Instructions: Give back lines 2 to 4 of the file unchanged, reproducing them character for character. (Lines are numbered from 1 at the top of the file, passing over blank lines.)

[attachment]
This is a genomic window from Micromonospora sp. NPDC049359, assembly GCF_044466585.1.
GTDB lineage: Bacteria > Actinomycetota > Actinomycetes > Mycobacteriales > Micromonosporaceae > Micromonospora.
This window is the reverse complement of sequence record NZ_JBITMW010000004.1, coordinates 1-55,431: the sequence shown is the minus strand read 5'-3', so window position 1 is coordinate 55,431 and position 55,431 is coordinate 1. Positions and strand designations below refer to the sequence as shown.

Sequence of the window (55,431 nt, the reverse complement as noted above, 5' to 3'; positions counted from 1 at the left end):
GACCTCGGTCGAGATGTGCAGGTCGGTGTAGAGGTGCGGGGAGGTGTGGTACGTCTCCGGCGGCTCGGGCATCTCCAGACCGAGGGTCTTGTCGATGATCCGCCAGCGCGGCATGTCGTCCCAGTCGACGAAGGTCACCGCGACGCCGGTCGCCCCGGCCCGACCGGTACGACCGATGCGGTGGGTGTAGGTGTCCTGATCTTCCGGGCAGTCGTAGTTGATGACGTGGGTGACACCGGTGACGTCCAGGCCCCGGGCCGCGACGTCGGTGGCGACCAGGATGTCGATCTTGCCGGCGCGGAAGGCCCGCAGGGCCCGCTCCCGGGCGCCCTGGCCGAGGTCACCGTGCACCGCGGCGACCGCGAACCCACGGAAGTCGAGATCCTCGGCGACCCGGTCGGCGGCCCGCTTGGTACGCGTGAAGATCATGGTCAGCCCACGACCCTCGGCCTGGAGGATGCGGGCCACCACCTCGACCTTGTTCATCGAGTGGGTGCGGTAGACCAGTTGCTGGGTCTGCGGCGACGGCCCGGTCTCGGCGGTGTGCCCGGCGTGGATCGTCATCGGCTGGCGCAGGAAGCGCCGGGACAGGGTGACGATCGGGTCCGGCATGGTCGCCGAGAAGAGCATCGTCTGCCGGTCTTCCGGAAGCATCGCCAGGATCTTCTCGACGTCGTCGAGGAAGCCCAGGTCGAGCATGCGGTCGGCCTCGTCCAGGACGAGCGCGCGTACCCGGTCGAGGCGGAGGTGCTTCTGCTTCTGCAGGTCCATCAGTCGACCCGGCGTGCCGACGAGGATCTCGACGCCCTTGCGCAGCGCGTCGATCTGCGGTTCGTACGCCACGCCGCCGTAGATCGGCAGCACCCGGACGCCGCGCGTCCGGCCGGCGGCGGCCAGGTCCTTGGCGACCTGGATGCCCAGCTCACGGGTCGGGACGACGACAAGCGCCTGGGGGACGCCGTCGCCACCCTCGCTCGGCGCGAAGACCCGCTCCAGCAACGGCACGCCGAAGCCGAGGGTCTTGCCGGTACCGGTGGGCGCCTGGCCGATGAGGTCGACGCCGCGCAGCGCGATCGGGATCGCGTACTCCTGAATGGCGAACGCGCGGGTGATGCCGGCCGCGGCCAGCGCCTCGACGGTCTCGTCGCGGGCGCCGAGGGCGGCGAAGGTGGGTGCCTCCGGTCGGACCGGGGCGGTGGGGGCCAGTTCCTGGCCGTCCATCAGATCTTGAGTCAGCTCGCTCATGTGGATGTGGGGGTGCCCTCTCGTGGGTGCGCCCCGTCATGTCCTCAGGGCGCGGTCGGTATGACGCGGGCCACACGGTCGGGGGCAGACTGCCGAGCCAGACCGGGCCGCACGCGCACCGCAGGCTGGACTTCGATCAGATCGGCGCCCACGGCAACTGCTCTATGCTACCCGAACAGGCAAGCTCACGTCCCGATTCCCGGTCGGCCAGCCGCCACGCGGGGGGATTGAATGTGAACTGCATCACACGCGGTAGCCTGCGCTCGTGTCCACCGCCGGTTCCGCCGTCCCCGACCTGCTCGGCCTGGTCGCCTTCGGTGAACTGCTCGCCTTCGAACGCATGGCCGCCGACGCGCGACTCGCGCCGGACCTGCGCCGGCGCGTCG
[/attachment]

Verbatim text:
GTDB lineage: Bacteria > Actinomycetota > Actinomycetes > Mycobacteriales > Micromonosporaceae > Micromonospora.
This window is the reverse complement of sequence record NZ_JBITMW010000004.1, coordinates 1-55,431: the sequence shown is the minus strand read 5'-3', so window position 1 is coordinate 55,431 and position 55,431 is coordinate 1. Positions and strand designations below refer to the sequence as shown.

Sequence of the window (55,431 nt, the reverse complement as noted above, 5' to 3'; positions counted from 1 at the left end):